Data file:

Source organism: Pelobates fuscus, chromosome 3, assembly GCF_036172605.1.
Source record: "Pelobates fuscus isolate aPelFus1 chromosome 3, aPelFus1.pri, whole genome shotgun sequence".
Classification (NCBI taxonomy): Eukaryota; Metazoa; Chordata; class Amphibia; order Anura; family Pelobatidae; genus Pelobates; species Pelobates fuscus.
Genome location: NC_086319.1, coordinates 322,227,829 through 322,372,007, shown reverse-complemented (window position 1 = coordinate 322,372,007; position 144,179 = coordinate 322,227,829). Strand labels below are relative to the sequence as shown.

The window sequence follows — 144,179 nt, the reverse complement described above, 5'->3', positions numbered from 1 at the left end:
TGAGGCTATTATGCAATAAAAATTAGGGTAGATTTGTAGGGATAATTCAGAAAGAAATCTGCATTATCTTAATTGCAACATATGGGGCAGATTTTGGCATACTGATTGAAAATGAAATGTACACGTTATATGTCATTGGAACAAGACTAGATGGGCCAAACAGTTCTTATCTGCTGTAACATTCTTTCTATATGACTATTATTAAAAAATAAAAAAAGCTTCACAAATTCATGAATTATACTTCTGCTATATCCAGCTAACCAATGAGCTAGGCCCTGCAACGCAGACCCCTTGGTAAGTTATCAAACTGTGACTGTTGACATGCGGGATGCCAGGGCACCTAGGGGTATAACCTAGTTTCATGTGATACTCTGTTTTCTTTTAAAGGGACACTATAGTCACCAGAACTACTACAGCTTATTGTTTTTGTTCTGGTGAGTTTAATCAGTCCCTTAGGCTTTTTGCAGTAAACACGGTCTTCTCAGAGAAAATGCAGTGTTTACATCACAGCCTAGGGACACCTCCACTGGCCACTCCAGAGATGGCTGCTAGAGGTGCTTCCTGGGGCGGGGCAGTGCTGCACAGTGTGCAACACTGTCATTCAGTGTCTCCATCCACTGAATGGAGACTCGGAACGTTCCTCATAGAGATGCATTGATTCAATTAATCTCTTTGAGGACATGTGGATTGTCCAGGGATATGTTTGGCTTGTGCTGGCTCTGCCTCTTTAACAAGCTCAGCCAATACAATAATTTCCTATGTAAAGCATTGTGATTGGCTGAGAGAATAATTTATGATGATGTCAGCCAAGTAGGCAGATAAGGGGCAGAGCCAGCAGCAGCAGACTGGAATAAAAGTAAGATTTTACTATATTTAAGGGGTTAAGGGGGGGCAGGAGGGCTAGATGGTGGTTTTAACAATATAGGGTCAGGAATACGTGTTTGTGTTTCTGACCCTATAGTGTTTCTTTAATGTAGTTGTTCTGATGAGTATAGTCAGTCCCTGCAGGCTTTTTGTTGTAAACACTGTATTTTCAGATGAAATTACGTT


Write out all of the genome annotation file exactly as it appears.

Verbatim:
Source organism: Pelobates fuscus, chromosome 3, assembly GCF_036172605.1.
Source record: "Pelobates fuscus isolate aPelFus1 chromosome 3, aPelFus1.pri, whole genome shotgun sequence".
Classification (NCBI taxonomy): Eukaryota; Metazoa; Chordata; class Amphibia; order Anura; family Pelobatidae; genus Pelobates; species Pelobates fuscus.
Genome location: NC_086319.1, coordinates 322,227,829 through 322,372,007, shown reverse-complemented (window position 1 = coordinate 322,372,007; position 144,179 = coordinate 322,227,829). Strand labels below are relative to the sequence as shown.

The window sequence follows — 144,179 nt, the reverse complement described above, 5'->3', positions numbered from 1 at the left end:
TGAGGCTATTATGCAATAAAAATTAGGGTAGATTTGTAGGGATAATTCAGAAAGAAATCTGCATTATCTTAATTGCAACATATGGGGCAGATTTTGGCATACTGATTGAAAATGAAATGTACACGTTATATGTCATTGGAACAAGACTAGATGGGCCAAACAGTTCTTATCTGCTGTAACATTCTTTCTATATGACTATTATTAAAAAATAAAAAAAGCTTCACAAATTCATGAATTATACTTCTGCTATATCCAGCTAACCAATGAGCTAGGCCCTGCAACGCAGACCCCTTGGTAAGTTATCAAACTGTGACTGTTGACATGCGGGATGCCAGGGCACCTAGGGGTATAACCTAGTTTCATGTGATACTCTGTTTTCTTTTAAAGGGACACTATAGTCACCAGAACTACTACAGCTTATTGTTTTTGTTCTGGTGAGTTTAATCAGTCCCTTAGGCTTTTTGCAGTAAACACGGTCTTCTCAGAGAAAATGCAGTGTTTACATCACAGCCTAGGGACACCTCCACTGGCCACTCCAGAGATGGCTGCTAGAGGTGCTTCCTGGGGCGGGGCAGTGCTGCACAGTGTGCAACACTGTCATTCAGTGTCTCCATCCACTGAATGGAGACTCGGAACGTTCCTCATAGAGATGCATTGATTCAATTAATCTCTTTGAGGACATGTGGATTGTCCAGGGATATGTTTGGCTTGTGCTGGCTCTGCCTCTTTAACAAGCTCAGCCAATACAATAATTTCCTATGTAAAGCATTGTGATTGGCTGAGAGAATAATTTATGATGATGTCAGCCAAGTAGGCAGATAAGGGGCAGAGCCAGCAGCAGCAGACTGGAATAAAAGTAAGATTTTACTATATTTAAGGGGTTAAGGGGGGGCAGGAGGGCTAGATGGTGGTTTTAACAATATAGGGTCAGGAATACGTGTTTGTGTTTCTGACCCTATAGTGTTTCTTTAATGTAGTTGTTCTGATGAGTATAGTCAGTCCCTGCAGGCTTTTTGTTGTAAACACTGTATTTTCAGATGAAATTACGTT